An award of over $65,000 to a Denver woman whose pet dog, Ruthie, was let out of her home by a cleaning service last year and got hit by a car, may be the largest verdict ever in Colorado for the death of a pet. The plaintiff said she offered to take Ruthie with her when she left Posh Maids in charge for a several-hour cleaning, but was told by a worker for the company would look after her pet.
The maid was told that if she needed to leave the house before she returned, to go out the back door. The door opens to an enclosed mudroom that would keep Ruthie from running out. About two and a half hours after she left the house, the dog ownerreceived a phone call from Posh Maids owner, Miranda Pallone, who said a second maid had been brought in and the two were done cleaning.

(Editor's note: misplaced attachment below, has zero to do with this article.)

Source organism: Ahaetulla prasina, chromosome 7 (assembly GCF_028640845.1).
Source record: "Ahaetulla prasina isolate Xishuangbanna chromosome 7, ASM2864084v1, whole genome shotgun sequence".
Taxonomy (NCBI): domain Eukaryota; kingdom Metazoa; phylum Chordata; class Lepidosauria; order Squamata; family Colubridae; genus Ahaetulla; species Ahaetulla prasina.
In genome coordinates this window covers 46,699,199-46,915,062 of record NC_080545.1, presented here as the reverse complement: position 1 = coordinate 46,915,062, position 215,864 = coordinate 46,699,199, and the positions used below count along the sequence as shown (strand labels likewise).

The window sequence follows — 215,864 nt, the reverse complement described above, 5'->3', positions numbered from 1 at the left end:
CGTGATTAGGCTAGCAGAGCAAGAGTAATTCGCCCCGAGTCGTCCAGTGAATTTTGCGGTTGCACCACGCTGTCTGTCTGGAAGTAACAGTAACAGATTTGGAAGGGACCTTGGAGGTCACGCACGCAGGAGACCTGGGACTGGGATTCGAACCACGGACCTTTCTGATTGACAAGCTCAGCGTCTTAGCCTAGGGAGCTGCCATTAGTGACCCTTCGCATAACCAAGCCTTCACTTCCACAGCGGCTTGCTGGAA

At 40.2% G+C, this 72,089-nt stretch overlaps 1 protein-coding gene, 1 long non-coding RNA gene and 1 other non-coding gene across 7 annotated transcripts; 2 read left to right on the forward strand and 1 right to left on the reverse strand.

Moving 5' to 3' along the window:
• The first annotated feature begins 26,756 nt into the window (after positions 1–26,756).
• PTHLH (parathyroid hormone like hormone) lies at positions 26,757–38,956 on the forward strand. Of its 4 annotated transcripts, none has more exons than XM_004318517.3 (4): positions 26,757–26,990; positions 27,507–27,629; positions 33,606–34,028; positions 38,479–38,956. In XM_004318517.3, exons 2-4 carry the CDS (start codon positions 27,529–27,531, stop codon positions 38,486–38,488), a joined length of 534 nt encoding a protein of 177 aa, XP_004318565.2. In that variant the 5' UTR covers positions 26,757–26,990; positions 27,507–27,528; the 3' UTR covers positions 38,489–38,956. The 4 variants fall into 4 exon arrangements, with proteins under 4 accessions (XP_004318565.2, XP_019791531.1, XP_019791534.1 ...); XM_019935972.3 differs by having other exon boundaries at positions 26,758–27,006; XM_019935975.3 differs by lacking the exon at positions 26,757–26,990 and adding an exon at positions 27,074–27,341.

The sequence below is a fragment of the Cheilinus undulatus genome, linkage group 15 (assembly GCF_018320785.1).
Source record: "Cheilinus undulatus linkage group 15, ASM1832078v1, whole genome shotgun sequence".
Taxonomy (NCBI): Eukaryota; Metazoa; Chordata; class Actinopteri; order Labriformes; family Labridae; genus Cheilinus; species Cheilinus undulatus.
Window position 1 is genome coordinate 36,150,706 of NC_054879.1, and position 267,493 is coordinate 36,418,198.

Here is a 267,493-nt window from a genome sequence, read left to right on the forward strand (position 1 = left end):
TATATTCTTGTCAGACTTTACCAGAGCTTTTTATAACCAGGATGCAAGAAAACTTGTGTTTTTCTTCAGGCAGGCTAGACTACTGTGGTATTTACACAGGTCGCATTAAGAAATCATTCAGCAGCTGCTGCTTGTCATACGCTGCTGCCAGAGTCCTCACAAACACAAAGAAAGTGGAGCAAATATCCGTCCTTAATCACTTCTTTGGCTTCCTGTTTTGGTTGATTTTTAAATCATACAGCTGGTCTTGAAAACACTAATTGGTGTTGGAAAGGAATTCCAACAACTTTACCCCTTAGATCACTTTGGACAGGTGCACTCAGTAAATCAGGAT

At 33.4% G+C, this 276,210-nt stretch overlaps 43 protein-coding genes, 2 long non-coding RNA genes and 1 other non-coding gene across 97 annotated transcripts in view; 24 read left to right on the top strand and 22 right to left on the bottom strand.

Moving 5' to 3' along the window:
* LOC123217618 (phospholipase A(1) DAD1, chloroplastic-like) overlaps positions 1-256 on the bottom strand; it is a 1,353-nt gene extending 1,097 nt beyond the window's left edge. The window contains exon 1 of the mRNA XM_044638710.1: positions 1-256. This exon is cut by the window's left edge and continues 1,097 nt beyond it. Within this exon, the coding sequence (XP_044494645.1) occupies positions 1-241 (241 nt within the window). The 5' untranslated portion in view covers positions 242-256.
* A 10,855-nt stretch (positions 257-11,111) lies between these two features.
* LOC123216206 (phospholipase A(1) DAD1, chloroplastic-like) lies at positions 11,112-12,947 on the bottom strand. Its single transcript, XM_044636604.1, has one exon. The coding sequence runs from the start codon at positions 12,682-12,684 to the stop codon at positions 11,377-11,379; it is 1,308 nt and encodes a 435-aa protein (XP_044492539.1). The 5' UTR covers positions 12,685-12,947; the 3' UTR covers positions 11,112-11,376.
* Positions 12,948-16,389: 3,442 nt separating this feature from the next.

The dog owner came home with her 6-year-old daughter to find the dog dead under her table. No one had taken the dog to a vet or notified the owner that there had been an accident, according to her lawyer. She immediately called Pallone and asked what happened. Pallone told her that Ruthie darted out of the house and was hit by a car. Ruthie was “whimpering a little” when they left.
While Pallone admits that Ruthie ran out of the home as the maids were leaving, she said the dog ran back into the house and started growling and acting aggressively toward the maids. At that point, they followed company policy concerning aggressive animals and left the house. Neither of the maids ever touched the dog, Pallone said.
Traditionally, pet owners have been restricted to the replacement value for their loss of a pet. The ruling in this trial sets a damages precedent that animals are worth more than their replacement value, recognizing the growing status many pets have with their owners.